Sunday, June 19, 2011

Verbena

Verbena

Verbena bonariensis ( Tall Verbena )
Also called Brazilian Verbena. An erect, clumping perennial, reaching a maximum size of 8 x 4 feet. Looks great at the back of the border and is stunning as a mass planting. It is native from Paraguay to southern Brazil; south to Uruguay to Argentina.
The toothed, lance-shaped leaves, up to 18 inches in length, are rough and deep green. The leaves are borne on stems that are squarred.
The fragrant, bright purple flowers are borne in flat clusters on stiff, hairy, branched stems from early summer to late autumn. The flowers attract hummingbirds and butterflies.
The rough textured stems are square.
Hardy zones 7 to 10 in full sun on moist, fertile, well drained soil. Pinch stems during mid spring to encourage branching. Very heat tolerant. May be grown as an annual in zones 6 and north and may even reseed.

* photo taken on Sep 26 2013 in Baltimore Co., MD

* photo of unknown internet source

* photo taken on July 11 2014 in Washington, DC

* photos taken @ Smithsonian Inst, Wash., DC on Aug 25 2014

* photo taken on Sep 21 2016 in Columbia, MD

* photo taken on May 27 2017 @ Meadowlark Botanical Gardens, Vienna, VA


'Lollipop'
A moderately fast growing, dwarf compact cultivar, reaching only 2 x 3 feet; otherwise similar to species.

* photo taken on Sep 23 2013 in Burtonsville, MD

* photo taken on May 27 2017 @ Meadowlark Botanical Gardens, Vienna, VA


Verbena x canadensis ( Rose Verbena )
A very vigorous, low, semi-prostrate, annual or perennial depending upon climate, reaching a maximum size of 2 x 6 ( rarely over 1 x 3 ) feet, that is native to dry open woods in much of the U.S. ( from Colorado to Iowa to Virginia; south to Mexico to Florida ).
The toothed, ovate leaves, up to 4 x 1.6 inches in size, are rough, deep green.
The flowers are borne in rounded clusters from late spring until autumn frosts. The flowers attract butterflies. They look great in hanging baskets, window boxes and trailing over landscape walls.
Hardy zones 7 to 10 in full sun to light shade on well drained soil that is not excessively wet during winter ( prone to rot from snow melt ). Generally hardy to 9 F, it may be hardier to possibly even zone 6 on a protected site and with winter mulch ( pine boughs, straw or shredded leaf compost is perfect ) . Plants are also hardier if not overwatered during autumn. Heat and drought tolerant. Cut back regularly during the growing season to encourage fresh growth and repeat blooming. Some clones have been reported to survive and even thrive in dry shade as long as it is not too dense.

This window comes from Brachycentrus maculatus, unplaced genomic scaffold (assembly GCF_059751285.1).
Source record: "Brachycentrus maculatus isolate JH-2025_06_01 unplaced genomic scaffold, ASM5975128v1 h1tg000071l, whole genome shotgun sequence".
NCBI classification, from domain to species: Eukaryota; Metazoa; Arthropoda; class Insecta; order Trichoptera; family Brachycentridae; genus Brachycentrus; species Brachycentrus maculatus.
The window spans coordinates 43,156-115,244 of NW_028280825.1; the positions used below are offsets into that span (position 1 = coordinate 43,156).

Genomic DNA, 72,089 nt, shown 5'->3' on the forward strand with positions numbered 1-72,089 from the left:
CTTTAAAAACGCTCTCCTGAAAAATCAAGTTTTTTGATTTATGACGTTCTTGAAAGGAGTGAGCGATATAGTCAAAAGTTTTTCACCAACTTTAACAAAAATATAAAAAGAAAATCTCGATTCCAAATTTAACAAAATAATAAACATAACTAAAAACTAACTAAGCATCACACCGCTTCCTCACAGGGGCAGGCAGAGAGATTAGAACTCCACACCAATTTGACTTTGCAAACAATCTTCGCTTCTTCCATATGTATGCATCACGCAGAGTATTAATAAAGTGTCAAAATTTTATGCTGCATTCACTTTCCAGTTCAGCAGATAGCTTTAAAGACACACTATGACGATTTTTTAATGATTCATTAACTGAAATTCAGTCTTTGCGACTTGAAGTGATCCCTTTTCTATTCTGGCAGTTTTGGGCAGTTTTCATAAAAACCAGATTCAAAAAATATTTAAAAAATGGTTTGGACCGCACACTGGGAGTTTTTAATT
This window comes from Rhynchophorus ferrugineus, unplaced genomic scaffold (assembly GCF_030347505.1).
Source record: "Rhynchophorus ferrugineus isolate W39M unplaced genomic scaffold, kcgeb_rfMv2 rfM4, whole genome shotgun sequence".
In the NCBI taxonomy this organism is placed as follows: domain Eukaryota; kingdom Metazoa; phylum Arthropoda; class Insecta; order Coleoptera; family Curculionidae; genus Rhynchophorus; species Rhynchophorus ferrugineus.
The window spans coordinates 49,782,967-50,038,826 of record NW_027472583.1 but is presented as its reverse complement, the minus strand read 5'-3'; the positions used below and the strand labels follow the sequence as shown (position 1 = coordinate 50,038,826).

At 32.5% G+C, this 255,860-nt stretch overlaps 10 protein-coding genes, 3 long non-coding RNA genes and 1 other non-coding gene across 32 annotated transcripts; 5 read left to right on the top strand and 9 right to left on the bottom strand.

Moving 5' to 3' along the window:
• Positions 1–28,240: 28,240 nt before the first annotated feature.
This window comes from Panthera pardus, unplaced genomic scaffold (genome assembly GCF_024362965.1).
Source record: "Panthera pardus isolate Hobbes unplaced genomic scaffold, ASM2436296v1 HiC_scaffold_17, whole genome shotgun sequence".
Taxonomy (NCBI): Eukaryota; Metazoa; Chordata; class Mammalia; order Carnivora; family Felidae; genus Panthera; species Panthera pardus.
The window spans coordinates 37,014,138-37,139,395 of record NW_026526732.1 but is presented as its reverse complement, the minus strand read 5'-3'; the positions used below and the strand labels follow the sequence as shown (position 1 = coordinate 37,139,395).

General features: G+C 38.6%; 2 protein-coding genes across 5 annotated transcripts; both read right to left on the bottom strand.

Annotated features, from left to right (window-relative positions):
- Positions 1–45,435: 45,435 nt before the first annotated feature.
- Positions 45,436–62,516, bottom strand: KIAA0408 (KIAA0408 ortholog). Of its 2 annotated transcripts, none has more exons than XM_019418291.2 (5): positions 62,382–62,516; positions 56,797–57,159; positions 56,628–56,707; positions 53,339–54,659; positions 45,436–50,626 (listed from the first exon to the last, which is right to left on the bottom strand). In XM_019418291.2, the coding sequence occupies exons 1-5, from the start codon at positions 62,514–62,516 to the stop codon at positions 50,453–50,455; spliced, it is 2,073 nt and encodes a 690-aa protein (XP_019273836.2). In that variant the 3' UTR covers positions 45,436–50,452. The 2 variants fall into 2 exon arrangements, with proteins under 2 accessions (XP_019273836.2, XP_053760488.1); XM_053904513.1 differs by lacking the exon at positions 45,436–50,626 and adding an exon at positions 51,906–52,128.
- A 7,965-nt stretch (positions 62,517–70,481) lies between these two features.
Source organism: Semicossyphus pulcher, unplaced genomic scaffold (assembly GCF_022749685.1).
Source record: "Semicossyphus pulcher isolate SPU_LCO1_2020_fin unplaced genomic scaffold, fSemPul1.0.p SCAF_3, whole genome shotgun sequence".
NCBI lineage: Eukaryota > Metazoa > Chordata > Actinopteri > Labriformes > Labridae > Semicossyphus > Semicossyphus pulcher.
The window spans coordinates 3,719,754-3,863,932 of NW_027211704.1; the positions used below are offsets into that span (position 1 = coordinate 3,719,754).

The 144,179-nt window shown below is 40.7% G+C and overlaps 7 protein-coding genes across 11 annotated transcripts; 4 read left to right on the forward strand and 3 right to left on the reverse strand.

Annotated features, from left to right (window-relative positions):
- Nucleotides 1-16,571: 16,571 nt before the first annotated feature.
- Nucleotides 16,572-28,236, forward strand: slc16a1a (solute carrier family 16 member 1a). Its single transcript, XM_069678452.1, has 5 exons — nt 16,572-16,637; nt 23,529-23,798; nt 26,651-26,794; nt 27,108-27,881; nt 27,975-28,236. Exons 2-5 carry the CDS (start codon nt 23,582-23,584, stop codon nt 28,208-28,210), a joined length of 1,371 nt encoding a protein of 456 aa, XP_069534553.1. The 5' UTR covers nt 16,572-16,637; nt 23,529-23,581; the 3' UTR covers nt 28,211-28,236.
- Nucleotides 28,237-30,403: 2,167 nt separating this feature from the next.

May be grown as an annual in zones 6 and north and may even reseed.
Most cultivars listed below are hybrids also including V. peruviana.
In the past, this plant was very prone to mildew and spider mites, which would ruin the foliage during summer, however new forms such as the Homesteads are resistant and remain very lush and attractive all summer long.

* photo of unknown internet source

* photo taken on Sep 14 2013 in Columbia, MD


'Amethyst'
Flowers are violet-blue with a white eye.

'Annie'
A long lived, groundcover perennial, reaching up to 6 inches x 3 feet.
The slightly fragrant, lavender-pink flowers are borne mid spring until autumn frosts.
Hardy zones 4 to 8 ( 3 on protected sites with deep mulch ).

'Aztec Blue Velvet'

* photo taken on June 1 2014 in Columbia, MD


'Blue Princess'
Reaches a maximum size of 1 x 3 feet, with abundant, very fragrant, light bluish-purple flowers. The foliage is mildew resistant.

Verbena 'Derby'
Flowers are scarlet-red with a white eye.

'Endurascape Hot Pink'
A fast growing, dense, spreading perennial, reaching up to 1 x 3 feet.